• Re: Why criticise? (Score:3, Interesting)

    by gidds ( 56397 ) <slashdot AT gidds DOT me DOT uk> on Monday August 07, 2006 @02:49PM (#15860502) Homepage
    IKWYM. I don't mind too much, though, coz Desktop Manager is so good. Fast, simple, can work in several ways (pager shown on desktop, pager shown in menu bar, switch desktops with hotkeys and/or by moving to the edge), has some useful transitions. My only complaint is that it's hard to move windows between desktops.
  • Re:Why criticise? (Score:2, Interesting)

    by timothy ( 36799 ) on Monday August 07, 2006 @02:52PM (#15860521) Journal
    Hey, my comment was snarky, but I apologize if it came off as critical -- just the opposite! In fact, one of the reasons I ditched OS X on my iBook (which, to be fair, is 6 years old and was a decent laptop with OS X or Ubuntu, until recent hard drive noises) is that I don't like the constrained feel of OS X. I always want to zip over to another desktop ... which isn't there ;)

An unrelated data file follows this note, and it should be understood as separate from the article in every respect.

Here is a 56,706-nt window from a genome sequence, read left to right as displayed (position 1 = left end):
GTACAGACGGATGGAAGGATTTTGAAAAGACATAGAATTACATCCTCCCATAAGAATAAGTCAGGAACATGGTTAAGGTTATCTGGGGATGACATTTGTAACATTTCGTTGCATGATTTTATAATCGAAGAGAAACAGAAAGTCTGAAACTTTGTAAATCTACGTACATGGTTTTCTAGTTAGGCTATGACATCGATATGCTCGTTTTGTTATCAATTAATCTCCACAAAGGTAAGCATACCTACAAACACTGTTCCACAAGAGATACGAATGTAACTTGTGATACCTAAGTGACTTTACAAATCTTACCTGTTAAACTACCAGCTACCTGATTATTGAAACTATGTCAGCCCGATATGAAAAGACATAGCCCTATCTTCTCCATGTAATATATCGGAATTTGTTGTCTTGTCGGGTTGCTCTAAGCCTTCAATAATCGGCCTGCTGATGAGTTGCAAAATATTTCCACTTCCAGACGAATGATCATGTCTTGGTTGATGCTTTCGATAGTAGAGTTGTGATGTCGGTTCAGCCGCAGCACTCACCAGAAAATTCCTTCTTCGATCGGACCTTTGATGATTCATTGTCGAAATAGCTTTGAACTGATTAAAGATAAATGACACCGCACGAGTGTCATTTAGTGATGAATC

However, when I visit the Apple corner of the local CompUSA, I am as usual impressed by the hardware; with virtual desktops, one of my main gripes about OS X is gone. (I still prefer Gnome-on-Linux to OS X for now, for both aesthetic and software-freedom reasons, but in matters of taste, there is no disputing ;)).


  • by Hootenanny ( 966459 ) on Monday August 07, 2006 @02:54PM (#15860537)
    I was at first skeptical when Apple said there are "millions of configurations" for the new Mac Pros. So I tested it out...

    Based on the options from the Apple Store configuration page, the total combinations possible is given by 3 * 6 * 3 * 2 * 2 * 2 * 6 * 4 * 4 * 2 * 4 * 2 * 2 * 4 * 2 * 3 * 5 * 2
  • Re:ATI? (Score:2, Interesting)

    by Beefslaya ( 832030 ) on Monday August 07, 2006 @02:56PM (#15860555)
    You have the option for either...
    Matter of fact, the NVIDIA 7300GT is standard, and you can have upto 4 of them.
    All bets are off with this one.
  • Re: Why criticise? (Score:3, Interesting)

    by porcupine8 ( 816071 ) on Monday August 07, 2006 @03:10PM (#15860659) Journal